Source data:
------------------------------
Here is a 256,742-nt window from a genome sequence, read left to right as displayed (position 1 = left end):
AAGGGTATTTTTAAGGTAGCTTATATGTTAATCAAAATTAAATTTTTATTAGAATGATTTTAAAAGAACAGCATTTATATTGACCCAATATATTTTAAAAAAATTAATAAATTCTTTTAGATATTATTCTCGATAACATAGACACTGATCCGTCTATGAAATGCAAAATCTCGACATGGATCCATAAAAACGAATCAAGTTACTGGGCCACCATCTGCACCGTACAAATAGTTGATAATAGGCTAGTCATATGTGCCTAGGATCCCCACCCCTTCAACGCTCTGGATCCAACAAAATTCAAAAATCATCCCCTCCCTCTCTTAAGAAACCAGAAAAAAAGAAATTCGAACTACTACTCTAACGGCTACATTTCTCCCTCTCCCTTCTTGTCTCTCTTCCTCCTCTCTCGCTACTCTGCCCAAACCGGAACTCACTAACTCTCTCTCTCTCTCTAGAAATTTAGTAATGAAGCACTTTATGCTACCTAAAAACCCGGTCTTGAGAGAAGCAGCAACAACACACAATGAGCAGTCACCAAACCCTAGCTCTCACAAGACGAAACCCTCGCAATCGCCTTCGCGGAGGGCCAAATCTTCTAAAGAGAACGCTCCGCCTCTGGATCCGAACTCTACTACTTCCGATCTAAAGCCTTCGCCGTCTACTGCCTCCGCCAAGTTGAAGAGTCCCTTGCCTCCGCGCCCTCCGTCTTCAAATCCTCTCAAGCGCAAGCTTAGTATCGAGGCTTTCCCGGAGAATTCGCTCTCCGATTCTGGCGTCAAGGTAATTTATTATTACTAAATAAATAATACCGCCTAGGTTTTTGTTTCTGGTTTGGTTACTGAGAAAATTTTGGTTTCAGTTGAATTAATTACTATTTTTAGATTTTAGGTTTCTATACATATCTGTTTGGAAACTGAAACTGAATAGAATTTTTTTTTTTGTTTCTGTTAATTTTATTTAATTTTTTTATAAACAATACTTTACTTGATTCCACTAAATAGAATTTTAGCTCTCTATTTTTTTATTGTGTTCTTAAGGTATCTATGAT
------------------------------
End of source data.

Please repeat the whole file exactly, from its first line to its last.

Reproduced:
Here is a 256,742-nt window from a genome sequence, read left to right as displayed (position 1 = left end):
AAGGGTATTTTTAAGGTAGCTTATATGTTAATCAAAATTAAATTTTTATTAGAATGATTTTAAAAGAACAGCATTTATATTGACCCAATATATTTTAAAAAAATTAATAAATTCTTTTAGATATTATTCTCGATAACATAGACACTGATCCGTCTATGAAATGCAAAATCTCGACATGGATCCATAAAAACGAATCAAGTTACTGGGCCACCATCTGCACCGTACAAATAGTTGATAATAGGCTAGTCATATGTGCCTAGGATCCCCACCCCTTCAACGCTCTGGATCCAACAAAATTCAAAAATCATCCCCTCCCTCTCTTAAGAAACCAGAAAAAAAGAAATTCGAACTACTACTCTAACGGCTACATTTCTCCCTCTCCCTTCTTGTCTCTCTTCCTCCTCTCTCGCTACTCTGCCCAAACCGGAACTCACTAACTCTCTCTCTCTCTCTAGAAATTTAGTAATGAAGCACTTTATGCTACCTAAAAACCCGGTCTTGAGAGAAGCAGCAACAACACACAATGAGCAGTCACCAAACCCTAGCTCTCACAAGACGAAACCCTCGCAATCGCCTTCGCGGAGGGCCAAATCTTCTAAAGAGAACGCTCCGCCTCTGGATCCGAACTCTACTACTTCCGATCTAAAGCCTTCGCCGTCTACTGCCTCCGCCAAGTTGAAGAGTCCCTTGCCTCCGCGCCCTCCGTCTTCAAATCCTCTCAAGCGCAAGCTTAGTATCGAGGCTTTCCCGGAGAATTCGCTCTCCGATTCTGGCGTCAAGGTAATTTATTATTACTAAATAAATAATACCGCCTAGGTTTTTGTTTCTGGTTTGGTTACTGAGAAAATTTTGGTTTCAGTTGAATTAATTACTATTTTTAGATTTTAGGTTTCTATACATATCTGTTTGGAAACTGAAACTGAATAGAATTTTTTTTTTTGTTTCTGTTAATTTTATTTAATTTTTTTATAAACAATACTTTACTTGATTCCACTAAATAGAATTTTAGCTCTCTATTTTTTTATTGTGTTCTTAAGGTATCTATGAT